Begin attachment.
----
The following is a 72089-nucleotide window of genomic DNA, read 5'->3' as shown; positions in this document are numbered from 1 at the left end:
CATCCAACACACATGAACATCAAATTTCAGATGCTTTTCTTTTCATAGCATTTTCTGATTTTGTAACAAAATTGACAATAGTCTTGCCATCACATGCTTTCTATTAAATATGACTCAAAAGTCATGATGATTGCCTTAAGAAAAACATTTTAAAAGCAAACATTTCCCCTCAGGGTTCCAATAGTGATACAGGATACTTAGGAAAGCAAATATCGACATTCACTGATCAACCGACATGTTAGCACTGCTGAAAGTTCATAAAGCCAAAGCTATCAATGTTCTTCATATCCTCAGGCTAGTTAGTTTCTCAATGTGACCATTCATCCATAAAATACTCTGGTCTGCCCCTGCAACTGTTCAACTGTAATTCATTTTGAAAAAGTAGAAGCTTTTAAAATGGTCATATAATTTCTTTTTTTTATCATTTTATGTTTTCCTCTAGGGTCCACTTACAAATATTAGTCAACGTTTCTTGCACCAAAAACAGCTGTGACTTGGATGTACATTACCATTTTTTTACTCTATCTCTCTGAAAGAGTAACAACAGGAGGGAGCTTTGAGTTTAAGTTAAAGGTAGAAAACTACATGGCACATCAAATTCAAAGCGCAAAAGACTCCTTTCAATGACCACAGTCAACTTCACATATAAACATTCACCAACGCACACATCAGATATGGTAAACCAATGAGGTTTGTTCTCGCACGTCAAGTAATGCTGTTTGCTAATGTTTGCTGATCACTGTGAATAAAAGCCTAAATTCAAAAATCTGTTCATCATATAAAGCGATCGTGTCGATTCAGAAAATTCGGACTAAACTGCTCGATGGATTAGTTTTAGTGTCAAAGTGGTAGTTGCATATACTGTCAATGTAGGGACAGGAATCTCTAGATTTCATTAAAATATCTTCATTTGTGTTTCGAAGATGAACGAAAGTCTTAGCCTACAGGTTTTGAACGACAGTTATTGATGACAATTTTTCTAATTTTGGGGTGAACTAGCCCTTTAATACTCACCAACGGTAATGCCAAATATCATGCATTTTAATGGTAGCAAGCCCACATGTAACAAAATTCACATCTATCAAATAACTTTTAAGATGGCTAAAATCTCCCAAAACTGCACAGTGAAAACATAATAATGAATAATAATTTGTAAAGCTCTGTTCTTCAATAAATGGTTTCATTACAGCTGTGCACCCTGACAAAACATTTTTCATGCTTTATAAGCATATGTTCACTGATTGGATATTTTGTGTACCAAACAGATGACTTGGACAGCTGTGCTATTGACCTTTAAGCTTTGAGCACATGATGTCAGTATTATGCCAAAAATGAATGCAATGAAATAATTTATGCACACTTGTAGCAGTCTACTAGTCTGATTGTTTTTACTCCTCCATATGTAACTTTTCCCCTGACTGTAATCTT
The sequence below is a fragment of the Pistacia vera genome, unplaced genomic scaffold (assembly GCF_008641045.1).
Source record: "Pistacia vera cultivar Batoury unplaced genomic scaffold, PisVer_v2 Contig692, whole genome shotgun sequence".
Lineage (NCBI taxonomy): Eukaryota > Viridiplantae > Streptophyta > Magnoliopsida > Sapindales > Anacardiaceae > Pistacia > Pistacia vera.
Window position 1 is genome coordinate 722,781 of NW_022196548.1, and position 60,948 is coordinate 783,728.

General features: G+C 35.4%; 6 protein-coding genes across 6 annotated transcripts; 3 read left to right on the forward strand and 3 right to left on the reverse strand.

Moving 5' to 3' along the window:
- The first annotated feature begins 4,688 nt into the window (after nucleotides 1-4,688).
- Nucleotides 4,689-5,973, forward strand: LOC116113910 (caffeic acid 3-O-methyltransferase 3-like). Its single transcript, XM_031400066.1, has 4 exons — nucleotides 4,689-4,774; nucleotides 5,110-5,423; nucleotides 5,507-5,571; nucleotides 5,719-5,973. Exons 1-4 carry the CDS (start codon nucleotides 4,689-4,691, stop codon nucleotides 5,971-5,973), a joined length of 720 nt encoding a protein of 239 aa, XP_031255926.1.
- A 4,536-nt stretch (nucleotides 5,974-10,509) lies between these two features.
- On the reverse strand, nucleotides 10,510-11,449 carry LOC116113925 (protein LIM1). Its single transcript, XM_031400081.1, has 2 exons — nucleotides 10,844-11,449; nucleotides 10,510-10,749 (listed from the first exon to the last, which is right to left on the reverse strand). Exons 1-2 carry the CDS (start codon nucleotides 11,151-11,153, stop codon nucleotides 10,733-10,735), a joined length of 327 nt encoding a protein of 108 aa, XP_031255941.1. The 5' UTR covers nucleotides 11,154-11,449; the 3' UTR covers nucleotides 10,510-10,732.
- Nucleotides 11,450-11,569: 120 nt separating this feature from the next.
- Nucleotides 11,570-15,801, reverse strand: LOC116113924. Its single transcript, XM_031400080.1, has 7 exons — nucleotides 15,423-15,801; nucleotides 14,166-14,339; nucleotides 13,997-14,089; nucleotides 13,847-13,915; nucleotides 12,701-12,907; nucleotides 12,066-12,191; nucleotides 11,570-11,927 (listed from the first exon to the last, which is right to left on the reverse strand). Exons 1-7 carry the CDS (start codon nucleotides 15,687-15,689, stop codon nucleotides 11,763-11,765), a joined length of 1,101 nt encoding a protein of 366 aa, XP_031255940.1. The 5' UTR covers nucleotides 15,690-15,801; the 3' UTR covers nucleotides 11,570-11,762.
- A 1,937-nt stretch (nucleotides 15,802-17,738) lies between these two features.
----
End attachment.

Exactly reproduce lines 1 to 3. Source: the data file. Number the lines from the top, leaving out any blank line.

The following is a 72089-nucleotide window of genomic DNA, read 5'->3' as shown; positions in this document are numbered from 1 at the left end:
CATCCAACACACATGAACATCAAATTTCAGATGCTTTTCTTTTCATAGCATTTTCTGATTTTGTAACAAAATTGACAATAGTCTTGCCATCACATGCTTTCTATTAAATATGACTCAAAAGTCATGATGATTGCCTTAAGAAAAACATTTTAAAAGCAAACATTTCCCCTCAGGGTTCCAATAGTGATACAGGATACTTAGGAAAGCAAATATCGACATTCACTGATCAACCGACATGTTAGCACTGCTGAAAGTTCATAAAGCCAAAGCTATCAATGTTCTTCATATCCTCAGGCTAGTTAGTTTCTCAATGTGACCATTCATCCATAAAATACTCTGGTCTGCCCCTGCAACTGTTCAACTGTAATTCATTTTGAAAAAGTAGAAGCTTTTAAAATGGTCATATAATTTCTTTTTTTTATCATTTTATGTTTTCCTCTAGGGTCCACTTACAAATATTAGTCAACGTTTCTTGCACCAAAAACAGCTGTGACTTGGATGTACATTACCATTTTTTTACTCTATCTCTCTGAAAGAGTAACAACAGGAGGGAGCTTTGAGTTTAAGTTAAAGGTAGAAAACTACATGGCACATCAAATTCAAAGCGCAAAAGACTCCTTTCAATGACCACAGTCAACTTCACATATAAACATTCACCAACGCACACATCAGATATGGTAAACCAATGAGGTTTGTTCTCGCACGTCAAGTAATGCTGTTTGCTAATGTTTGCTGATCACTGTGAATAAAAGCCTAAATTCAAAAATCTGTTCATCATATAAAGCGATCGTGTCGATTCAGAAAATTCGGACTAAACTGCTCGATGGATTAGTTTTAGTGTCAAAGTGGTAGTTGCATATACTGTCAATGTAGGGACAGGAATCTCTAGATTTCATTAAAATATCTTCATTTGTGTTTCGAAGATGAACGAAAGTCTTAGCCTACAGGTTTTGAACGACAGTTATTGATGACAATTTTTCTAATTTTGGGGTGAACTAGCCCTTTAATACTCACCAACGGTAATGCCAAATATCATGCATTTTAATGGTAGCAAGCCCACATGTAACAAAATTCACATCTATCAAATAACTTTTAAGATGGCTAAAATCTCCCAAAACTGCACAGTGAAAACATAATAATGAATAATAATTTGTAAAGCTCTGTTCTTCAATAAATGGTTTCATTACAGCTGTGCACCCTGACAAAACATTTTTCATGCTTTATAAGCATATGTTCACTGATTGGATATTTTGTGTACCAAACAGATGACTTGGACAGCTGTGCTATTGACCTTTAAGCTTTGAGCACATGATGTCAGTATTATGCCAAAAATGAATGCAATGAAATAATTTATGCACACTTGTAGCAGTCTACTAGTCTGATTGTTTTTACTCCTCCATATGTAACTTTTCCCCTGACTGTAATCTT
The sequence below is a fragment of the Pistacia vera genome, unplaced genomic scaffold (assembly GCF_008641045.1).